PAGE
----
CHALMERS AUTOMOBILE REGISTRY
Editor Note: Dan is on the Board of Directors with me at The Boyertown Museum Historic Vehicles and does a monthly tech segment on their cable TV show. Thank goodness he has a liking to our newsletter. He is already working on his next story.
When your tire goes flat
By Dan Olsen
I was driving down the road a while ago when my yellow “low tire pressure” light winked on. If I was traveling down the road about ninety years ago with the same problem, the Polo Pneumatic Tire Alarm - made in Clear Lake, South Dakota - would have told me the same thing by advising me “instantly when the pressure fell below a given point, and giving vent to a shrill whistle.” Then I would have gone to my friendly local service station to use their ECO prepayment air station (read that as “coin-operated”). Yes, back in 1919 you might have paid for your air. But this is today and after briefly marveling on what a great innovative item my dashboard light was, I started looking for a place to put air in my tire. A local convenience store and 75 cents took care of that problem.
But let’s go back to the era around 1920 to see what would happen if you needed air to pump up your tire but were not near civilization. The good old’ reliable hand pump was probably the most frequently used. Its single cylinder construction would possibly be good enough, but somewhat difficult to use. The car owner might upgrade to the easier to use dual cylinder or even a triple cylinder hand pumps.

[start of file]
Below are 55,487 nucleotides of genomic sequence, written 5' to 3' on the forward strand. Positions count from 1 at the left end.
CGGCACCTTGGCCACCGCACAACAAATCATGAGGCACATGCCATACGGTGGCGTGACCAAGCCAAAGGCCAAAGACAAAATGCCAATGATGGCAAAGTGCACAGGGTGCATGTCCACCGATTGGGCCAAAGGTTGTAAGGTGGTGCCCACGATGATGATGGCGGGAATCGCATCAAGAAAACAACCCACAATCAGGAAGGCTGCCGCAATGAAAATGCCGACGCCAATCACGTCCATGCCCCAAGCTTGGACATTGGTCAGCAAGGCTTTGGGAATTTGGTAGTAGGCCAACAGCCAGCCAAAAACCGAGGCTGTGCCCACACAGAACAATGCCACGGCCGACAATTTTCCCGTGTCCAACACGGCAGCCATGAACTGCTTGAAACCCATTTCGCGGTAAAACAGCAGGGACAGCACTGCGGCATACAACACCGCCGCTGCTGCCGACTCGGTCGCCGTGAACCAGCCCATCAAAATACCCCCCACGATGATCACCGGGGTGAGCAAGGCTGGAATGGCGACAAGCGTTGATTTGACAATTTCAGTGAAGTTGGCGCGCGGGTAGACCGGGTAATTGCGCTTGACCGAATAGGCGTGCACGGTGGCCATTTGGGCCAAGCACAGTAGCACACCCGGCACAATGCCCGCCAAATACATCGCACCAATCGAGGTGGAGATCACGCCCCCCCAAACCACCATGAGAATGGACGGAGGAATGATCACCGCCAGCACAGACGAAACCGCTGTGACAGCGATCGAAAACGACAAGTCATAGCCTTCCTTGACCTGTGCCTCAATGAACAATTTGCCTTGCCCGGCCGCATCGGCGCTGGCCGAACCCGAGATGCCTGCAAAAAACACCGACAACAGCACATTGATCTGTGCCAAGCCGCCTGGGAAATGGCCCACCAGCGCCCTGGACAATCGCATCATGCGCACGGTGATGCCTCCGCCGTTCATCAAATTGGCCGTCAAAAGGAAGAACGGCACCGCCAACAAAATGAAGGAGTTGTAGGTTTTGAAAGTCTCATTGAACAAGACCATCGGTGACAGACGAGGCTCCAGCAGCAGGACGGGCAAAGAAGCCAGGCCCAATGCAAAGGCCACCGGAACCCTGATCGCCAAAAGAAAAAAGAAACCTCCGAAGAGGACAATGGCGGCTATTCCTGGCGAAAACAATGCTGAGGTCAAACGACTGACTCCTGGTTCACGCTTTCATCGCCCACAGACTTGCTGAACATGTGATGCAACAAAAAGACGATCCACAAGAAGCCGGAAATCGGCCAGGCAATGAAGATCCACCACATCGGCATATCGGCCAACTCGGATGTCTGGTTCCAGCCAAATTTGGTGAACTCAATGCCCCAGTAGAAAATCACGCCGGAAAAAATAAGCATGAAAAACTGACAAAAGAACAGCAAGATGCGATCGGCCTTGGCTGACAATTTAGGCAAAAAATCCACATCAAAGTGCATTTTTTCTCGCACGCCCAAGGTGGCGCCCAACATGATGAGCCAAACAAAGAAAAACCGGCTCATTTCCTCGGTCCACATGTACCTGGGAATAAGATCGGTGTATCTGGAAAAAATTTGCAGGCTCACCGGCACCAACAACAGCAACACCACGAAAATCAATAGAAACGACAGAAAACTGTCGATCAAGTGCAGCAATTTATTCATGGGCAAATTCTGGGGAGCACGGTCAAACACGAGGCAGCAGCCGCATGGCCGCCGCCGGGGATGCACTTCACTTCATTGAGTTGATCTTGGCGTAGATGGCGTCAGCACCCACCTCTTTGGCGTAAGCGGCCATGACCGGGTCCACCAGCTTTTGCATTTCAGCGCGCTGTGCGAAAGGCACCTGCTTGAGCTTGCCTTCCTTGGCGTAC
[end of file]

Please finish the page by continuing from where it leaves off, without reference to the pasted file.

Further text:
But, if the car owner planned ahead, he would have had an engine-driven tire pump. The Kellogg brand was the most popular back then. In 1914, they boasted that 60,000 of their pumps were “serving their owners faithfully and most satisfactorily.” Available as an after-market product (at $15) or, if your car was a bit above average in prestige, it came equipped from the factory with one of these pumps. In fact, the Chalmers came equipped with one, calling it a “power inflator.” It was driven by a lever-operated sliding gear, which meshed with the transmission. When engaged, a piston would be activated and air would be pumped from the device, through the supplied hose, and into your tire.
Back in 1923, you could have also had a Wissler friction-driven pump. This would be mounted to the running board of your car. When needed, you would jack up the rear of your car, put the car in low gear, and place the wheel of the pump against the rotating wheel of the automobile, again activating the pump. Still seems like plenty of work to me.
A third “powered” pump, and a bit less labor intensive, was the spark plug pump. When needed, you would remove a spark plug and screw this device in its place. With the engine running it would create a two-stage pump for the air that was needed. The Mayo Manufacturing Company of Chicago stated that any other way besides their Mayo Spark Plug Pump would be the hardest job you would ever tackle. They also told you that their pump would inflate the largest tire in from 2 to 4 minutes. Another brand of this type of pump was made by A. Schrader’s Son from Brooklyn. The Schrader name might be familiar because of their fame from the manufacture of valve stems.
Some pretty snazzy stuff from back then, huh? It seems as if motorists had some pretty convenient tire pumping ideas. Are we jealous? We shouldn’t be because, comparing to today, due to better tire construction and roads, we do not get the same amount of flat tires (and the ensuing pumping) that the average driver received all those many decades ago.